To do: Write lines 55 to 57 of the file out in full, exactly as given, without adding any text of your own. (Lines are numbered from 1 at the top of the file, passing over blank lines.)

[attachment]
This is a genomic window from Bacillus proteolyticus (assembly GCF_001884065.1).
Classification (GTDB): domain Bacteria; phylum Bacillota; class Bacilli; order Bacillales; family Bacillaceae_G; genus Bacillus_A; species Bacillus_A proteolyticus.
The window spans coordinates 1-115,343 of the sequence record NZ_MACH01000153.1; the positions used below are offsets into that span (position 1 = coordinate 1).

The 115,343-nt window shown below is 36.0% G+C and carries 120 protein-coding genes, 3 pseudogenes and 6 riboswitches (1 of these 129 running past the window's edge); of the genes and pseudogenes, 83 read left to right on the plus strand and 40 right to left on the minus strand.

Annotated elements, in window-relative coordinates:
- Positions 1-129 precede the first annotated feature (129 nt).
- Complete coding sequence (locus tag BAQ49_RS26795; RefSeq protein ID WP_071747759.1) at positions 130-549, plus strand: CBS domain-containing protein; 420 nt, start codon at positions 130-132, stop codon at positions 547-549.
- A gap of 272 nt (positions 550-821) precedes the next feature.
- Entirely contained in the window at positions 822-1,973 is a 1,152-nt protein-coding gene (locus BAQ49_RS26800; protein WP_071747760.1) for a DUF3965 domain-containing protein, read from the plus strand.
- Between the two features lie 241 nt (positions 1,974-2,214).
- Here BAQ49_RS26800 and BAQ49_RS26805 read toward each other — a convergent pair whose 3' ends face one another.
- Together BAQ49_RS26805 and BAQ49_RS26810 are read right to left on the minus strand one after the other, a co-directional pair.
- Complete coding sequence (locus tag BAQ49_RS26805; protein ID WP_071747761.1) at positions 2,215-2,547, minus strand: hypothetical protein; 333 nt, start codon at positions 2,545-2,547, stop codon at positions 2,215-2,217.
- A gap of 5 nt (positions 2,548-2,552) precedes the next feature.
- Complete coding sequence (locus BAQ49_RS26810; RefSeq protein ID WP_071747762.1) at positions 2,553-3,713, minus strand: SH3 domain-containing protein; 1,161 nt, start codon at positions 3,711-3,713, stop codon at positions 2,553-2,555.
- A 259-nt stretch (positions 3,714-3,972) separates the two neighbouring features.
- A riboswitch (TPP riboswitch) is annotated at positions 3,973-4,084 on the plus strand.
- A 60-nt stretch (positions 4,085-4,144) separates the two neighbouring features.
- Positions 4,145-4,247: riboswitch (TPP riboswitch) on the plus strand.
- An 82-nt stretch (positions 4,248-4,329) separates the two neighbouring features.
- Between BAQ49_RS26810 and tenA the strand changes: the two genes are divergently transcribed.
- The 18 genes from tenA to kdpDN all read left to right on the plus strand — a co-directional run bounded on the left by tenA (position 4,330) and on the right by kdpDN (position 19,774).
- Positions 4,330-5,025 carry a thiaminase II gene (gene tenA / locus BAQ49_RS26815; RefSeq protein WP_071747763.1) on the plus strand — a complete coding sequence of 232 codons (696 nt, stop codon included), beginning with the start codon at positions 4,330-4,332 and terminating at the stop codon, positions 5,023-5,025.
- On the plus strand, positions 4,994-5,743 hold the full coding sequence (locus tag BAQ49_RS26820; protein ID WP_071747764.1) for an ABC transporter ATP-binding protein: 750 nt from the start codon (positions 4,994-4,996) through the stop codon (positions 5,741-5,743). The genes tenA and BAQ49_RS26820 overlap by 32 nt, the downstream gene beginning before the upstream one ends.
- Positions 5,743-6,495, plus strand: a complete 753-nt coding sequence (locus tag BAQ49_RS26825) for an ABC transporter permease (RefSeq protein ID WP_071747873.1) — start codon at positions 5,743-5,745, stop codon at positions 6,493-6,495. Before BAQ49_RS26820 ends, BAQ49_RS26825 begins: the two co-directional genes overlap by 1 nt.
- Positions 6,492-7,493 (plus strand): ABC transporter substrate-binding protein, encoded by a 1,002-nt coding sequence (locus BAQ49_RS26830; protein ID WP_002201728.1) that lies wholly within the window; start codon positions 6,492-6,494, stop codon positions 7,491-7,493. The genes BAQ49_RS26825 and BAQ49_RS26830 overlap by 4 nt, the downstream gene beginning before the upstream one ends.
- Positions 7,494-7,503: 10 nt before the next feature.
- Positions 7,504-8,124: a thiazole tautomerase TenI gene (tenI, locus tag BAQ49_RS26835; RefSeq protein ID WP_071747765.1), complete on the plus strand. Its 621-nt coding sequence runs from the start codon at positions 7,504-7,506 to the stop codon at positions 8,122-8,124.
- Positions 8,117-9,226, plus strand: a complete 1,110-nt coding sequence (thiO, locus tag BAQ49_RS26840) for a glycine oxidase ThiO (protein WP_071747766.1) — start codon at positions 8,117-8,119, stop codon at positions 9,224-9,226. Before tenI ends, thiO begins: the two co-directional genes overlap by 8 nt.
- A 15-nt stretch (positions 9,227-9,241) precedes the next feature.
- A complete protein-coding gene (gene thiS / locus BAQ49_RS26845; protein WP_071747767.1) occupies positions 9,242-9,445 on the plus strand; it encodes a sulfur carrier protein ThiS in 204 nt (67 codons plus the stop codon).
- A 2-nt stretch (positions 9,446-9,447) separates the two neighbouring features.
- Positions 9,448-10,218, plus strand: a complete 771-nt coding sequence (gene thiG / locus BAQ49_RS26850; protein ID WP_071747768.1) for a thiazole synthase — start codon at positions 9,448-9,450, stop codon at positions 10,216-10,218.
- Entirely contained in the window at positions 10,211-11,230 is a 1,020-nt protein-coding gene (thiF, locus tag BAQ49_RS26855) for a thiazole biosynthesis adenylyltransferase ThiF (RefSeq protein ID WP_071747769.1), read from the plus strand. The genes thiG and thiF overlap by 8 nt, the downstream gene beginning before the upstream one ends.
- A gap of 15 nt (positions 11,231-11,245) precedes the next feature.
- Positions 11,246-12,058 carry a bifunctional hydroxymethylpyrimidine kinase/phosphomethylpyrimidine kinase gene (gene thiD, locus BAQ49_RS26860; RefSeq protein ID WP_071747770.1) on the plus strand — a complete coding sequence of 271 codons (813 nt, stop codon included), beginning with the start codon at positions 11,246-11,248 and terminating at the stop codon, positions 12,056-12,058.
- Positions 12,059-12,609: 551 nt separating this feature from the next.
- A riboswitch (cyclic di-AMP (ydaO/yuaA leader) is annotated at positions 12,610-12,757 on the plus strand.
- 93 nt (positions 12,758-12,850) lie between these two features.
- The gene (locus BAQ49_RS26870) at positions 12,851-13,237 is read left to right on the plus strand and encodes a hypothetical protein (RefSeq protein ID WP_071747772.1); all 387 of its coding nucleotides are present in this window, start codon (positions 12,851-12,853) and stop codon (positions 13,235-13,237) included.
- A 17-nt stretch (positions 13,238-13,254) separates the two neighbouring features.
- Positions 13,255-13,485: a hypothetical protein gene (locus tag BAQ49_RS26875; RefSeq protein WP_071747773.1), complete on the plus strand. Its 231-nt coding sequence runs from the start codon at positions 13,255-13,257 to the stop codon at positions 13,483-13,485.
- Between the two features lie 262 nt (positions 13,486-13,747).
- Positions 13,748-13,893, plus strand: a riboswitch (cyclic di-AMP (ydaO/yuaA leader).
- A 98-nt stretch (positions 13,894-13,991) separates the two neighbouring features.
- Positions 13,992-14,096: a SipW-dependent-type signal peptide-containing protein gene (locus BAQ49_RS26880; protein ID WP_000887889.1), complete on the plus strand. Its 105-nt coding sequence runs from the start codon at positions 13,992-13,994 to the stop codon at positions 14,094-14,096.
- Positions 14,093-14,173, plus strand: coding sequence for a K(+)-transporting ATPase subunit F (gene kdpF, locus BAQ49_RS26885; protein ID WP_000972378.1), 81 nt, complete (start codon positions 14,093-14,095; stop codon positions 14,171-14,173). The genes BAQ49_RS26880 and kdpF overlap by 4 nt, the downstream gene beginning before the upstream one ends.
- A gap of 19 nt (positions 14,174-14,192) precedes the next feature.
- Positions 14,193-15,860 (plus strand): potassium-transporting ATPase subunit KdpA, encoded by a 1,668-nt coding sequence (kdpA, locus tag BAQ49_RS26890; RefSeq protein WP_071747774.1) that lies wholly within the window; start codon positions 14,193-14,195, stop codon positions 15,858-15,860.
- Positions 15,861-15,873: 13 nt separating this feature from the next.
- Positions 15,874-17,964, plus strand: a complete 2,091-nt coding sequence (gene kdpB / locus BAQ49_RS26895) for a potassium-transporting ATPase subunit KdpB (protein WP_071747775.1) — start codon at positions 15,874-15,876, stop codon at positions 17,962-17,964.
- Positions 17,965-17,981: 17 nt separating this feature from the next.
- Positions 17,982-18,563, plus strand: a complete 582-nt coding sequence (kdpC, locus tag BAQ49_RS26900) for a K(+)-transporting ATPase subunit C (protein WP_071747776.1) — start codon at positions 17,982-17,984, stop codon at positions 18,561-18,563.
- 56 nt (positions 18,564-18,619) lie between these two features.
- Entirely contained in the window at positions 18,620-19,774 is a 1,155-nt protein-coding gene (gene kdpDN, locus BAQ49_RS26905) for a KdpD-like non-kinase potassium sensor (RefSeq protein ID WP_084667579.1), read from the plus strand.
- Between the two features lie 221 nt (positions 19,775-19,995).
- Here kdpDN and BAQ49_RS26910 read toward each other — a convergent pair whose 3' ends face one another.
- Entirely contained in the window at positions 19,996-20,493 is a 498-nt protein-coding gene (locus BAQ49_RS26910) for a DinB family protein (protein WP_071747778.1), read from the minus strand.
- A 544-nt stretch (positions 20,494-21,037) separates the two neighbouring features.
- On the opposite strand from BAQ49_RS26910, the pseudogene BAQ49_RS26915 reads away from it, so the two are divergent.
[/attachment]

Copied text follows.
- Entirely contained in the window at positions 18,620-19,774 is a 1,155-nt protein-coding gene (gene kdpDN, locus BAQ49_RS26905) for a KdpD-like non-kinase potassium sensor (RefSeq protein ID WP_084667579.1), read from the plus strand.
- Between the two features lie 221 nt (positions 19,775-19,995).
- Here kdpDN and BAQ49_RS26910 read toward each other — a convergent pair whose 3' ends face one another.